My first musical purchase

Honestly, I was not too interested in music when I made my first purchase. I only purchased a song because I just bought an Ipod touch; therefore, not utilizing its main purpose was just a waste of money. The first song I ever bought was Iron man by Ozzy Osborn. I think another reason I bought the song was because I heard it on Guitar Hero. Nevertheless, I can still to this day repeat all the lyrics and beats of the song. I think my only reason for buying that song was due to its insane guitar and bass. The guitar and bass can only be described as dominating, for often I forget about the lyrics and just listen to the instruments. Fortunately I still have this song linked to my Apple account, so I can listen to it whenever.

Was I proud of my choice? Now I am because the song is a respected “classic.” However, when I first purchased the song, I tried to hide it. This was due to my fear of negative perception from my peers. They all were into really new music, so listening to a song made in the twentieth century did not bode well with others. On the other hand, my parents approved of my choice probably since it came from a time period they were more familiar with. Overall, Iron Man is one of my favorite songs of all time and stands as my very first musical purchase.

Watch this video to completely change your perceptions of the United States.

I had always known that the distribution of wealth was fairly uneven. I probably would have guess the distribution of wealth to be around 10%, 70%, 20% (poor, middle, upper class). Of course, the video relies overwhelmingly on ethos, for it utilizes statistics and numerals to make a point. Therefore, it comes as no surprise that I was shocked to find my assumptions to be HORRIBLY incorrect. The top 10% of the nation holds 24% of the United States wealth. Furthermore, the top 1%’s wealth could not be measured in the video; the bottom percentage could also not be measured as there was no scale. But aside from serving as fuel for my rage, this information has somewhat changed my perceptions of the literary nature.

Although the novels the Grapes of Wrath and the Great Gatsby were set in the early 20th century, I believe the distribution of wealth was similar to the modern day’s standards. In the novel the Great Gatsby, only the only truly wealthy people are the Buchanans. Out of all the characters introduced and presented, Tom and Daisy are the only ones. This only supports the fact that only a few Americans are genuinely wealthy. Furthermore, Tom and Daisy are rich beyond belief. They are able to undergo any venture at any time. Once again this only supports the fact that the few hold a majority of the nation’s wealth.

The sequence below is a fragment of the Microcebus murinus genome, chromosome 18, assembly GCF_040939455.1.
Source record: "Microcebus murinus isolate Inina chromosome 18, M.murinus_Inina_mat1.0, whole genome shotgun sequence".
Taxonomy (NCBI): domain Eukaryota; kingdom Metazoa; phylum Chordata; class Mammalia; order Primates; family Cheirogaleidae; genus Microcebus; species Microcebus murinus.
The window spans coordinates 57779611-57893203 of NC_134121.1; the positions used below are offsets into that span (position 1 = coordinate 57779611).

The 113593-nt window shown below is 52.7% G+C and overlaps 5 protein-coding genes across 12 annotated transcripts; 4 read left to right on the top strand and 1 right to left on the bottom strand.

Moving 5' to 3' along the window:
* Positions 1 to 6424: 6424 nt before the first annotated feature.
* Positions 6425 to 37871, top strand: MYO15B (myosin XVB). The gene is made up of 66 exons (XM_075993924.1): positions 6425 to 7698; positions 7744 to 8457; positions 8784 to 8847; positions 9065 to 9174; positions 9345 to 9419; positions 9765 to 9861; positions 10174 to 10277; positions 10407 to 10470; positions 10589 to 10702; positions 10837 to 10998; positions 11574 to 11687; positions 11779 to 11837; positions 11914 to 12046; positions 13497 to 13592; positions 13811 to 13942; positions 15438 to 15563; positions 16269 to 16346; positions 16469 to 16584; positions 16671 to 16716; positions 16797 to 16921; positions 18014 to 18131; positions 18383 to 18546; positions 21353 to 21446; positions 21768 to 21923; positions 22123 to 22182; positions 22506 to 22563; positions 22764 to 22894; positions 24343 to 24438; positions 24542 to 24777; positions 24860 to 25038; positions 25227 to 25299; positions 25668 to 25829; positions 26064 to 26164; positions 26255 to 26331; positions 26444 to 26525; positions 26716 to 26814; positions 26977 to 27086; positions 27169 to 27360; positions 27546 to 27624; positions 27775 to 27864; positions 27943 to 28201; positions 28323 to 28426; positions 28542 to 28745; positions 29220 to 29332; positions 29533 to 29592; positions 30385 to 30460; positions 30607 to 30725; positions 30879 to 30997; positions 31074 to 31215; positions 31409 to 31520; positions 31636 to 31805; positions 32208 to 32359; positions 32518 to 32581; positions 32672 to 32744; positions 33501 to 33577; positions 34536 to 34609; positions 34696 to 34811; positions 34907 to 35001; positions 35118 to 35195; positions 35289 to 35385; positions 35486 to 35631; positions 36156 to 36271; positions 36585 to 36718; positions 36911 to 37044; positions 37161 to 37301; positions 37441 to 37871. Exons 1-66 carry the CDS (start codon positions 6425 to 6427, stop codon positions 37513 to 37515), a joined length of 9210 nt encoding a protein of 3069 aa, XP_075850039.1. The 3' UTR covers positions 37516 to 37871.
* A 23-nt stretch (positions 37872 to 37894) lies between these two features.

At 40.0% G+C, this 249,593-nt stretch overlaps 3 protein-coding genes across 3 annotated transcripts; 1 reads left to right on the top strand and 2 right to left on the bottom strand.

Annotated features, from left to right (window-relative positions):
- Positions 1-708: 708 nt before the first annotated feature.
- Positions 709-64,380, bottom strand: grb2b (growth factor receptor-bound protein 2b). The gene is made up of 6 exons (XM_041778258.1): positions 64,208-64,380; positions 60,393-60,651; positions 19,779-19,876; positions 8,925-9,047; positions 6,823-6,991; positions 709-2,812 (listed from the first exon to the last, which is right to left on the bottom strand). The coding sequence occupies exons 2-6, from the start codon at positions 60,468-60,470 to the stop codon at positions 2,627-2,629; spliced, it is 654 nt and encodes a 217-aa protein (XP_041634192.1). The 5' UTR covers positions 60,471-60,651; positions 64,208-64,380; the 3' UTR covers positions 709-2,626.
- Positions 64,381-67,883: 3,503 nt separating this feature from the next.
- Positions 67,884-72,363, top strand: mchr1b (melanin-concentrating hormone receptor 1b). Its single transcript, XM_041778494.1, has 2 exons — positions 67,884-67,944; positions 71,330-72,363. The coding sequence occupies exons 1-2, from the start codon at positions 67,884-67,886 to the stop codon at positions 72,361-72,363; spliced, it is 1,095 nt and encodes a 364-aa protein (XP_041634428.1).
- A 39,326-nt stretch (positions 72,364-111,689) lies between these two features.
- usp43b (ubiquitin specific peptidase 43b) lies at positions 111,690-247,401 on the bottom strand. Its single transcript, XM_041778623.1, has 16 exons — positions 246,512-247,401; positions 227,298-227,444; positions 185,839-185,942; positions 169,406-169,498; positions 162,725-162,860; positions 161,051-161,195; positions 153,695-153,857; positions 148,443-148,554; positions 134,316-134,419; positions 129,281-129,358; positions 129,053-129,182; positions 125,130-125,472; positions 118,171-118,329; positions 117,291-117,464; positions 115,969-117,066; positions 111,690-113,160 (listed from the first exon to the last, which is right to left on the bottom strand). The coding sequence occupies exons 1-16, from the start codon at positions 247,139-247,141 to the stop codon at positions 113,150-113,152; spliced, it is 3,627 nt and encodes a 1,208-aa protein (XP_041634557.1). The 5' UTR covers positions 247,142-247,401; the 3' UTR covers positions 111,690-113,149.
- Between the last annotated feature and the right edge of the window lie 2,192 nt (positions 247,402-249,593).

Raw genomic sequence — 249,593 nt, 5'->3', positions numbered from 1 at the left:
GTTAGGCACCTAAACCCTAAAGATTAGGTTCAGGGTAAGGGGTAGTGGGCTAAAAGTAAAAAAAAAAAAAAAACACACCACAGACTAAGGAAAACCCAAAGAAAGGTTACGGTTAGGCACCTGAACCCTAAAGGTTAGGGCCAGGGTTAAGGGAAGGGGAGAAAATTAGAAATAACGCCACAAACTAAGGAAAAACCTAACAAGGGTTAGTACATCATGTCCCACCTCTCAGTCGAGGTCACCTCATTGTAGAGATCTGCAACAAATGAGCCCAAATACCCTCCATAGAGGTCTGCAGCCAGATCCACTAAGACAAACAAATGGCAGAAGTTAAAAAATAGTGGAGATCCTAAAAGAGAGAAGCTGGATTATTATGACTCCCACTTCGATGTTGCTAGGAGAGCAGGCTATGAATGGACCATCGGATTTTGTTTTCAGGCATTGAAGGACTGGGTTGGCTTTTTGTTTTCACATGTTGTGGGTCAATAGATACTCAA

As it was mentioned earlier, these ideas of fair economic distribution can also be applied to the novel, the Grapes of Wrath. The entire plot revolves around a family, who has been displaced from their land. A constant conflict within the book as well as the time was the scarce amount of wealth for migrating farmers. Clearly, the unequal distribution of wealth is not only limited to the “real” world; it is also effects the literary world.

The Hollow Men

Read this:

Without a doubt, this is one of the most complex pieces of prose I have ever read. I remember first reading this poem and thinking: “What on Earth am I reading right now? Is this even English?”. Of course, I had the chance to deeply contemplate the topic and reconsider the authors intention (besides trying to confuse people). A primary component of this poem’s complexity is Elliot’s use of imagery (after reading this poem, I began to question my understanding of the word imagery). A particular piece of imagery that stood out to me was the author’s description concerning the “dead land.” Immediately, I think of a cemetery or other barren land. In my opinion, this adds a ominous feeling and acts as the base of the latter parts of the poem. Clearly, T.S Elliot’s poem, The Hollow Men, is a deeply insightful poem that seeks to make a statement on how infinitesimal a person’s death is compared to their life.

I believe that both the author, T.S. Elliot, and the writer of the Great Gatsby, Scott Fitzgerald, shared similar beliefs about life and death. This is most accurately supported by both writers’ literary works. I believe that both believed death is a lone experience. In the Great Gatsby, the main protagonist dies and leaves his funeral arrangements to his only true friend. None of Gatsby’s (the main protagonist) “friend”s attend the funeral aside from Nick (his true friend). Through this image, Fitzgerald is trying to convey to readers that we are truly alone in death. This is similar to Elliot’s belief. The closing lines of the poem state: This is the way the world ends

This is the way the world ends

This is the way the world ends

Not with a bang but a whimper.

Similar to Fitzgerald’s statement on death, Elliot tries to convey that death is truly lacklustre. Through these comparisons of both authors’ works, there are prominent correlating messages, ideas, and beliefs.